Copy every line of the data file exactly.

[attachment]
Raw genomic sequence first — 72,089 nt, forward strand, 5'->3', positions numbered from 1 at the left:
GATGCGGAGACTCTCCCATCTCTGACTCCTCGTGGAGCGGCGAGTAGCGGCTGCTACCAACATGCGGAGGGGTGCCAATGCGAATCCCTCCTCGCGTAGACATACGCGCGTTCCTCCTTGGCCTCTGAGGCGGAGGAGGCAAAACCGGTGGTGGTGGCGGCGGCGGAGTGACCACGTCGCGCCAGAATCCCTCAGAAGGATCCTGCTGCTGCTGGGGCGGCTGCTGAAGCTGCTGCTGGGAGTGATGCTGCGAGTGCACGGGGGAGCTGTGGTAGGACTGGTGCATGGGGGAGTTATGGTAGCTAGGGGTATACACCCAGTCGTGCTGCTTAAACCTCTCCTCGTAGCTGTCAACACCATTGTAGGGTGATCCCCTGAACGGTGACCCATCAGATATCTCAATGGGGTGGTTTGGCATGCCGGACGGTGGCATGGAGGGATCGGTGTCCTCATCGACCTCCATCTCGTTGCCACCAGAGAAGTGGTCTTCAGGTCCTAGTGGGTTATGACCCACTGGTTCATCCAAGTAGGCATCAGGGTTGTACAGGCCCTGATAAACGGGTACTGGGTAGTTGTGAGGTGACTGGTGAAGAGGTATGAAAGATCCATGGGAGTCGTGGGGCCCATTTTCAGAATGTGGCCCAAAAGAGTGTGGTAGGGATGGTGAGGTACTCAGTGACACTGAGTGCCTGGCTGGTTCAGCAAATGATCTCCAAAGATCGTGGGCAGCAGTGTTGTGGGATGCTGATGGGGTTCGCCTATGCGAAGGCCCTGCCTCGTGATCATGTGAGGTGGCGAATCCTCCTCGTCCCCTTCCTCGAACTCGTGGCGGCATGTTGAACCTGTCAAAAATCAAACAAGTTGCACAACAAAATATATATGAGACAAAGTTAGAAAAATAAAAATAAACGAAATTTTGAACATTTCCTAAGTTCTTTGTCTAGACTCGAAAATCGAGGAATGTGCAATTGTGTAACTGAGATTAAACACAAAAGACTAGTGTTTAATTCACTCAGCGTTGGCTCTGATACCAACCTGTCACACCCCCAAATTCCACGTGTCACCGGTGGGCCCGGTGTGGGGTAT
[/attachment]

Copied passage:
Raw genomic sequence first — 72,089 nt, forward strand, 5'->3', positions numbered from 1 at the left:
GATGCGGAGACTCTCCCATCTCTGACTCCTCGTGGAGCGGCGAGTAGCGGCTGCTACCAACATGCGGAGGGGTGCCAATGCGAATCCCTCCTCGCGTAGACATACGCGCGTTCCTCCTTGGCCTCTGAGGCGGAGGAGGCAAAACCGGTGGTGGTGGCGGCGGCGGAGTGACCACGTCGCGCCAGAATCCCTCAGAAGGATCCTGCTGCTGCTGGGGCGGCTGCTGAAGCTGCTGCTGGGAGTGATGCTGCGAGTGCACGGGGGAGCTGTGGTAGGACTGGTGCATGGGGGAGTTATGGTAGCTAGGGGTATACACCCAGTCGTGCTGCTTAAACCTCTCCTCGTAGCTGTCAACACCATTGTAGGGTGATCCCCTGAACGGTGACCCATCAGATATCTCAATGGGGTGGTTTGGCATGCCGGACGGTGGCATGGAGGGATCGGTGTCCTCATCGACCTCCATCTCGTTGCCACCAGAGAAGTGGTCTTCAGGTCCTAGTGGGTTATGACCCACTGGTTCATCCAAGTAGGCATCAGGGTTGTACAGGCCCTGATAAACGGGTACTGGGTAGTTGTGAGGTGACTGGTGAAGAGGTATGAAAGATCCATGGGAGTCGTGGGGCCCATTTTCAGAATGTGGCCCAAAAGAGTGTGGTAGGGATGGTGAGGTACTCAGTGACACTGAGTGCCTGGCTGGTTCAGCAAATGATCTCCAAAGATCGTGGGCAGCAGTGTTGTGGGATGCTGATGGGGTTCGCCTATGCGAAGGCCCTGCCTCGTGATCATGTGAGGTGGCGAATCCTCCTCGTCCCCTTCCTCGAACTCGTGGCGGCATGTTGAACCTGTCAAAAATCAAACAAGTTGCACAACAAAATATATATGAGACAAAGTTAGAAAAATAAAAATAAACGAAATTTTGAACATTTCCTAAGTTCTTTGTCTAGACTCGAAAATCGAGGAATGTGCAATTGTGTAACTGAGATTAAACACAAAAGACTAGTGTTTAATTCACTCAGCGTTGGCTCTGATACCAACCTGTCACACCCCCAAATTCCACGTGTCACCGGTGGGCCCGGTGTGGGGTAT